Laszlo Dobszay, The Bugnini-Liturgy and the Reform of the Reform (2003)

1. One should insist on the clergy learning Latin well and using it regularly. We have reached a point where many a priest is incapable of correctly pronouncing a Latin text. Lack of practice causes serious problems with correct pronunciation and accentuation. Formation of candidates for the priesthood must include introduction to the liturgical texts in Latin (with the support of the vernacular), not only in their ritual aspects but in spiritual and dogmatic terms as well.

2. One should insist on the weekly frequency of a full Latin Mass (where possible, Missa Solemnis) in the worship order of each community. This would make the traditional Mass permanently present in real life, and at the same time give to the clergy the proficiency in Latin which they need as theologians, priests and liturgists. Moreover, this system offers the faithful a chance if they wish to celebrate the Mass in Latin according to the will of Rome and their own needs and wishes.

3. An exact and worthy translation of the full liturgy is urgently needed. The majority of translations from the Novus Ordo was inspired by an incorrect relationship to the Liturgy, and enshrines this flawed concept. And of course most of them can be sternly criticized on the basis of the best contemporary principles governing the art of translation. A translation is meant to serve. Its task is not to speak to the reader or the listener in great lines something similar to the original, but rather to reproduce, in the new language and in the fullest possible measure, the content of the original with all its complexities, its coherence and its nuances. The grammatical structure of the text must be accurate, using a logically consequent and theologically elaborated terminology. The structure of the text must also be faithfully represented according to the possibilities presented by the new language, since the logical links are also parts of the thought. The style calls for cultic elevation and stylization, even by means of a modest archaisation. These characteristics help to assure that the translation will not be worth less than the Latin.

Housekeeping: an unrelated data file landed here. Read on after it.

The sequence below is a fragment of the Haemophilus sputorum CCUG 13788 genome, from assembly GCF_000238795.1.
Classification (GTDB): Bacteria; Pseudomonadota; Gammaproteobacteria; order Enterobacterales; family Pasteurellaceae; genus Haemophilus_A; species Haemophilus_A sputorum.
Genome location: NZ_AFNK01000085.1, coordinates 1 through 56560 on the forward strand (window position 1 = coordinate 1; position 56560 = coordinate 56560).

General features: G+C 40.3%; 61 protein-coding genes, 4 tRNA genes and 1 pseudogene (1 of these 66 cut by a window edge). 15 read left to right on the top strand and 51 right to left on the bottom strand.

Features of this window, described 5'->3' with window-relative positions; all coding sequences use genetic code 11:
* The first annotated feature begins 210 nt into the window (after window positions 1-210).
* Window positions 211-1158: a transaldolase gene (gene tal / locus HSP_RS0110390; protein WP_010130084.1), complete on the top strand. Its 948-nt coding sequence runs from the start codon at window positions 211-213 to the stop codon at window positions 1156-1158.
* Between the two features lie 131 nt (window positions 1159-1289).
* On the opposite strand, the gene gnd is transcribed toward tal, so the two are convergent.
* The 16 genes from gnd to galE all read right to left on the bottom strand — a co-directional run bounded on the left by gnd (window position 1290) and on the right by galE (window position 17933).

Most of the new liturgical translations began from false axioms and they bear witness to serious deficiencies in treating both Latin and the vernacular. The interpretation of liturgical Latin is much too complex for being left to the local staff of many countries. The best experts should establish the authentic interpretation to be summed up in the local translations. As we know from the research of Christine Mohrmann, for example, or the studies published in Odo Casel’s Jahrbuch fur Uturgiewissenschaft, the texts of Christian Antiquity cannot be understood in terms of the later patterns of subsequent devotional Latin. Since only a tiny minority of translators is familiar with this literature, the meaning to be passed on to the faithful must be transmitted to those translators. Many of the presuppositions that influenced the translations are, in the light of a true knowledge of the vernaculars, simply fictions. For example, the German and English texts of our own day are teeming with passive structures, while the liturgical translations reject them as terrible Latinisms. While the newspapers use compound sentences without any trouble, the translations destroy the logic of the Latin orations by breaking them up into short phrases.